Reading this young man’s words reminded me of the strength we have when we support one another towards building a world that is truly a better place to live. We need to realize that our struggle is part of a much larger one. What good is having our rights, if we need gas masks to breathe the polluted air? What good are our rights if we are all unemployed and can’t afford the paper our marriage licenses will be printed on? Mind you, I’m not saying our rights should take a back seat or that our priorities should change, but perhaps our rights will come a little quicker if we are able to gather some friends in the fight.

As a movement, it is vital that we build stronger coalitions to achieve our goals. And in order to do that, we must find our allies and support them. We have to realize the strength there is in learning about and helping others who can help us achieve our goals. Those of you who want to get involved, by all means – get involved, but don’t let your commitment to LGBT equality exclude you from supporting our friends and allies we so desperately need. Stay involved – or get involved in LGBT equality causes, but realize that this fight will take more than just us.

Miss America Goes Gay(er)

5 Jan

There are some (perhaps stereotypical) things which I feel would perhaps be nowhere without the support and/or participation of the LGBT Community. Among them are:

Musicals – I challenge you to put up a production of The Sound of Music with no Max, no Rolf, no Captain Von Trapp and no stage manager.

Figure Skating – WWBBD? (What Would Brian Boitano Do?)

Fashion – Project Runway is not all that far from Ru Paul’s Drag Race, let’s be honest.

And of course…

The Miss America Pageant. We make the gowns, teach the contestants how to walk, design the sets, choreograph the opening numbers and in some cases, they even let us judge (so long as we promise to play nice *cough* Perez Hilton *cough*). Sometimes we’re even mentioned ONstage.

Kate Shindle being crowned Miss America 1998

Back in 1998, the AIDS crisis took center stage at the pageant when outspoken equality advocate, Kate Shindle took home the crown. She took a chance in speaking up for those living with and dying from HIV/AIDS, and happily it has not been a cause she has ever  let go of. From 2003-2007, I was happy to found and produce the World AIDS Day Concerts in New York City with her and her passion for this cause is unlike any I’ve seen. Since then, Kate has been seen all over Broadway and is currently starring in Wonderland – a new Broadway musical based on Alice in Wonderland.

Now, in 2011, there’s a new crown-hopeful who is making waves. Miss New York, our very own Claire Buffie has chosen as her platform, LGBT Equality. This is the first time in 90 years that a contestant is standing up for the equal rights of a community that has helped make the Miss America Pageant what it is today.

I’ve had the opportunity to meet Claire on a few occasions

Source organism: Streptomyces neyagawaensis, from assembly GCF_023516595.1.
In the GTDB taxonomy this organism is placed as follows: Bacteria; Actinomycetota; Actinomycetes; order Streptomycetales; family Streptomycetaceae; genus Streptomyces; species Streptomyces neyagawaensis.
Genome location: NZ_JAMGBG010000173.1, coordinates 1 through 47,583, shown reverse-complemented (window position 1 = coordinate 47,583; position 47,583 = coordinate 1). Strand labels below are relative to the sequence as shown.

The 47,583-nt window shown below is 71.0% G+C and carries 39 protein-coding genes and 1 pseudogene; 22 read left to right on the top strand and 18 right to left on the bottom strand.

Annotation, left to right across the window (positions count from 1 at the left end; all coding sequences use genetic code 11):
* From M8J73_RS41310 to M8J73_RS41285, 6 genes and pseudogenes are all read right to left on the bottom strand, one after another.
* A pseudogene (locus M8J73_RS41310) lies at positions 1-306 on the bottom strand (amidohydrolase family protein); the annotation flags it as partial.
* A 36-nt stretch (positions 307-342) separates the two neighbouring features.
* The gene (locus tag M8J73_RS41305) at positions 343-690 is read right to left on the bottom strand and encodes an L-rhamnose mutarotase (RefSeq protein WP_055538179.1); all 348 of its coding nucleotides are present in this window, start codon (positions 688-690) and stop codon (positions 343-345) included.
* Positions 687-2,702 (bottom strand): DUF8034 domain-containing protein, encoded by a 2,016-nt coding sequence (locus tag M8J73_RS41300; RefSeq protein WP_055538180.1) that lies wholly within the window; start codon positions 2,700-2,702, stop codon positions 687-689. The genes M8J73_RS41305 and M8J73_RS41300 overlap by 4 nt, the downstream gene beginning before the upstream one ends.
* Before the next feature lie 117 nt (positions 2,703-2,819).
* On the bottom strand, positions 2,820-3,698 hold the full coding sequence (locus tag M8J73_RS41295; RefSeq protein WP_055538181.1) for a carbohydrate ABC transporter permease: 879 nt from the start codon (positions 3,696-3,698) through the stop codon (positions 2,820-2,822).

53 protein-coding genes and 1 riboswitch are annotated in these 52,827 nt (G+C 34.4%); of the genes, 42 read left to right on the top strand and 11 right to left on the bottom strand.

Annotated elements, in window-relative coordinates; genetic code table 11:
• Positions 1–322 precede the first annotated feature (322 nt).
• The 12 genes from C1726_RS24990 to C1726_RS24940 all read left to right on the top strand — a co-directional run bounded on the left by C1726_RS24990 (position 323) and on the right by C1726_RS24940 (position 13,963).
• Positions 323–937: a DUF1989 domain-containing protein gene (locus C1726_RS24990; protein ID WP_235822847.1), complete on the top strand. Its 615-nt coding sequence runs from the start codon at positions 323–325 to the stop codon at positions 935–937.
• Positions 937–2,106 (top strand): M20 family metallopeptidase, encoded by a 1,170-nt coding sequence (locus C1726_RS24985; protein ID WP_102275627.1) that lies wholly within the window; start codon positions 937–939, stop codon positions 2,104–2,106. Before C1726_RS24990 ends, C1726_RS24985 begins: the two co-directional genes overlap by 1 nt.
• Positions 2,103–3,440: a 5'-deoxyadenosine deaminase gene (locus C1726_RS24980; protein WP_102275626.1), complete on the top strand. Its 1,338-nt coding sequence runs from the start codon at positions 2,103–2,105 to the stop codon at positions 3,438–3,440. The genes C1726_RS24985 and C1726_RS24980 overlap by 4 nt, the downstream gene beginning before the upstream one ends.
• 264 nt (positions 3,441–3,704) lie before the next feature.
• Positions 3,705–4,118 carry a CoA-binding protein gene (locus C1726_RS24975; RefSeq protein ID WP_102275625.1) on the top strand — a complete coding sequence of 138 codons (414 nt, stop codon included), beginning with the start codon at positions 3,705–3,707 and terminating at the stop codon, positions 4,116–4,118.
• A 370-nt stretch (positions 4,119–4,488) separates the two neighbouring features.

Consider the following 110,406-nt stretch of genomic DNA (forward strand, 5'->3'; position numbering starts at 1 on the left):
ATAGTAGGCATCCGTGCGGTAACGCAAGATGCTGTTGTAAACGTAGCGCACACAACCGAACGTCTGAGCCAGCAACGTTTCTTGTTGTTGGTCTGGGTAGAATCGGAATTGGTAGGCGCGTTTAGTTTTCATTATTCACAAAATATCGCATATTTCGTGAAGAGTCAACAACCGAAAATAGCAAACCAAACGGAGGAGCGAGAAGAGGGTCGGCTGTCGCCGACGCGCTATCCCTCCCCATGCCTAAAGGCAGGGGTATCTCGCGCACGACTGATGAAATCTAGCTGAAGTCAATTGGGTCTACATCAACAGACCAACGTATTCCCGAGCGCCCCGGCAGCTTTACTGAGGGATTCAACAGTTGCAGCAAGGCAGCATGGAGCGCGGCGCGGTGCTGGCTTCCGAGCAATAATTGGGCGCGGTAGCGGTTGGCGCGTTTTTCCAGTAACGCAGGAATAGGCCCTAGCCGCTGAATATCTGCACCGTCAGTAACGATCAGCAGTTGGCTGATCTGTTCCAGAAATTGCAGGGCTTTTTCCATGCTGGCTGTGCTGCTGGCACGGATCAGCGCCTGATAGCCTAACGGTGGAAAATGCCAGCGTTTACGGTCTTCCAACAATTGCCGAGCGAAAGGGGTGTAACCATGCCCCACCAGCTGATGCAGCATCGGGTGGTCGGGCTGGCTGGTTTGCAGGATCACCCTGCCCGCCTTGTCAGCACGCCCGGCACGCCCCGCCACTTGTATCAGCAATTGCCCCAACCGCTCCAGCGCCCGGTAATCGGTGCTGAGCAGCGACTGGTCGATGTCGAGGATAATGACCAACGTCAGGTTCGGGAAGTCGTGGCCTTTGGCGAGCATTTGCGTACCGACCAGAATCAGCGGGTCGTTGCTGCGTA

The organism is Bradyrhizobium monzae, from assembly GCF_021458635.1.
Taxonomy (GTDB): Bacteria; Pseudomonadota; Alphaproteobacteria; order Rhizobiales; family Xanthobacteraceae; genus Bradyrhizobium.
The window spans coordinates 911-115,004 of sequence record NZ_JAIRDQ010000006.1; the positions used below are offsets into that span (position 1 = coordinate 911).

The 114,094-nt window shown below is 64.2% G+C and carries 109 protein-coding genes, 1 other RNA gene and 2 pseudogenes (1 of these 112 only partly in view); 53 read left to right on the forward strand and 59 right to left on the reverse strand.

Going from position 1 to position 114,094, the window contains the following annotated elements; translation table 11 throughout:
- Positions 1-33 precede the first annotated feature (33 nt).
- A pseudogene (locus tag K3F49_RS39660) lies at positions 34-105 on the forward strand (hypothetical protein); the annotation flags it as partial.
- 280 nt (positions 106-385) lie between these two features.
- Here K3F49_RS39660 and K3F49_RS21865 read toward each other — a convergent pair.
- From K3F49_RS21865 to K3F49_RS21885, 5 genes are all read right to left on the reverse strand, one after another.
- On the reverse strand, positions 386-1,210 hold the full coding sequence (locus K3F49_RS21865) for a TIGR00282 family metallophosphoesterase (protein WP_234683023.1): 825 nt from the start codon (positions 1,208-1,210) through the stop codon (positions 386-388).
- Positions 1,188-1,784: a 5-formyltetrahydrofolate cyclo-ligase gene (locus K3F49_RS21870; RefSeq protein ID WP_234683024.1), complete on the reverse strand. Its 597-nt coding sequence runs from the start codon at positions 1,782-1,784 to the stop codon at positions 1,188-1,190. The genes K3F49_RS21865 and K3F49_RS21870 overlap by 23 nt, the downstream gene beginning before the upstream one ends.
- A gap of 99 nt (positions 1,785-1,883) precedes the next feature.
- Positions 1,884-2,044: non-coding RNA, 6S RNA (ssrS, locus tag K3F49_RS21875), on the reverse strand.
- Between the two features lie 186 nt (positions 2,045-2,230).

Miss New York 2010, Claire Buffie (photo by Jamie McGonnigal, TalkAboutEquality.com)

and am happy to report that she is not only stunningly beautiful (as is expected), but she is well-spoken, articulate and has the same passion for equality, that our friend Kate Shindle continues to have for those living with HIV/AIDS. She marched in the NYC Pride March this June and walked over the Brooklyn Bridge as part of Marriage Equality New York’s Wedding March this past fall. And at any event she attends, she can almost always be seen having one-on-one discussions with LGBT people, young and old about their experiences.

We frequently talk about the need for advocacy outside the LGBT Community. And here we have a marvelous representation being given a nationwide television platform on Saturday, January 15th. As we know, the Miss America contest is going to be seen in televisions all across the country and I for one am very proud that New York is being represented by someone who can speak so eloquently about who we are.

Good luck, Claire! No matter what happens next week, we got your back girl. Come to think of it – who BETTER to have on your side at a Miss America Pageant? We promise not to go all “Drop Dead Gorgeous” on anyone, but our brothers and sisters backstage will certainly be there with some extra spray glue and glitter should you need it.

Taylor Proffitt, Claire Buffie and Ronnie Kroell (photo by Jamie McGonnigal, TalkAboutEquality.com)

FriendFactor: Game Changer

8 Nov

A new social media platform launched this weekend which is going to have a big impact on the landscape of the LGBT movement.  FriendFactor is an online advocacy tool which aims to bring more people into the movement based on a simple concept: support your friends.

The website empowers individuals to create their own campaign page and builds a bridge between LGBT issues and LGBT people and friends.

Through public education and advocacy tools, Friendfactor cultivates new “champions of freedom,” people who, when asked to support their gay* and transgender friends, will do so. Gay* friends matter more than gay* issues for most people, but many friends don’t know what’s at stake or how to help, and most gay* and transgender Americans don’t know how to ask. Friendfactor seeks to fill that gap and shift the gay* rights dialogue away from ideology and toward a more personal and inclusive concept: friends helping friends.

This is exactly the right time for this concept.  Almost everyone under 30 is fluent in the language of social media and this site gives them a way to get in the game using familiar tools.

I’ve created my Advocacy HQ already.  Your turn.